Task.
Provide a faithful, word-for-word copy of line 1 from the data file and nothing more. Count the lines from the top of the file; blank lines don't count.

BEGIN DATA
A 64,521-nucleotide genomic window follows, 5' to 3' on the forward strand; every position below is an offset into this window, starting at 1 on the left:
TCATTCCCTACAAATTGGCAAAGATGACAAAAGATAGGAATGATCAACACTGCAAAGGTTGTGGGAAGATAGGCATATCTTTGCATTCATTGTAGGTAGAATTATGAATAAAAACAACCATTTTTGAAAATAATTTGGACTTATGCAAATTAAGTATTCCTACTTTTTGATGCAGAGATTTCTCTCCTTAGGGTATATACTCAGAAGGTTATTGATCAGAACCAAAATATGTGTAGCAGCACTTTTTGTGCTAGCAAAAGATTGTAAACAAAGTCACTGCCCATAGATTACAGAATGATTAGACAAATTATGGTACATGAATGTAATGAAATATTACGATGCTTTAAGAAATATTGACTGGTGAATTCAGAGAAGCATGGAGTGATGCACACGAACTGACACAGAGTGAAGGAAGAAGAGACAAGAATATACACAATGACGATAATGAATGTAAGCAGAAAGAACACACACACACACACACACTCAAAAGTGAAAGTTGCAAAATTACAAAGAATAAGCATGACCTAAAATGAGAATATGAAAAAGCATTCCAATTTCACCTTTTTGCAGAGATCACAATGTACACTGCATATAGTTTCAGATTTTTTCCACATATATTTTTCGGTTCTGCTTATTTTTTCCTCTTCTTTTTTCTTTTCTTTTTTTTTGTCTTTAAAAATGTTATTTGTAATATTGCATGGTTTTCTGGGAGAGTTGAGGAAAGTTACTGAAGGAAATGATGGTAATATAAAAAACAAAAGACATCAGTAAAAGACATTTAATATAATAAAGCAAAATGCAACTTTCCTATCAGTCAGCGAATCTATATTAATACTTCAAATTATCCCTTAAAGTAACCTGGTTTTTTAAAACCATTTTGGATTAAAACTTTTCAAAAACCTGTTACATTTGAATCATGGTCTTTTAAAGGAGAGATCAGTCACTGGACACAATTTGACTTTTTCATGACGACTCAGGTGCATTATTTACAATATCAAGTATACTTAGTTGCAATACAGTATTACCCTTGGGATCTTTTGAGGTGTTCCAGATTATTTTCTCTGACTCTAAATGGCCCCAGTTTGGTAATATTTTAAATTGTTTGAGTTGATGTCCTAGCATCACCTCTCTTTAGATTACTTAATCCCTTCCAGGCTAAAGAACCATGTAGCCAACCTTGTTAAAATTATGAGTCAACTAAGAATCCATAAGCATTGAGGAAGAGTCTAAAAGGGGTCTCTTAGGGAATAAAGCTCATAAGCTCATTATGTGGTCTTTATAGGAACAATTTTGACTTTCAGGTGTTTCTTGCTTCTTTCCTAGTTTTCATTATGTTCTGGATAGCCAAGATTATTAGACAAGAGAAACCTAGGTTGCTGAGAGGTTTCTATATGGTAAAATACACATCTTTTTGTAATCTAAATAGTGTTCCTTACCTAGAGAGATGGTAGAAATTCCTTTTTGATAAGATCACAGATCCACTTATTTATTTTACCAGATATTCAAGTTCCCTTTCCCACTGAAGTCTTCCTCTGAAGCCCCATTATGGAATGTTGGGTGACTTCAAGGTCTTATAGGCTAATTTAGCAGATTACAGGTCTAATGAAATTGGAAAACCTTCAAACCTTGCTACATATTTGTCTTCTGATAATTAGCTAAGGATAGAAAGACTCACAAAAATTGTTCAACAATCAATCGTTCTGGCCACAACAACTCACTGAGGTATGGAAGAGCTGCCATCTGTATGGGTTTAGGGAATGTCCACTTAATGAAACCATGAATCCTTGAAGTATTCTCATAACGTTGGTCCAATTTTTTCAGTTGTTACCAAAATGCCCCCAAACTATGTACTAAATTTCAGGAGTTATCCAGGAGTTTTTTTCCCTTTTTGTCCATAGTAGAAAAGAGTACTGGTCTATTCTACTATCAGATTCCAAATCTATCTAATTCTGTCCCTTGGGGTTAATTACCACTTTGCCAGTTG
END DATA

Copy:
A 64,521-nucleotide genomic window follows, 5' to 3' on the forward strand; every position below is an offset into this window, starting at 1 on the left: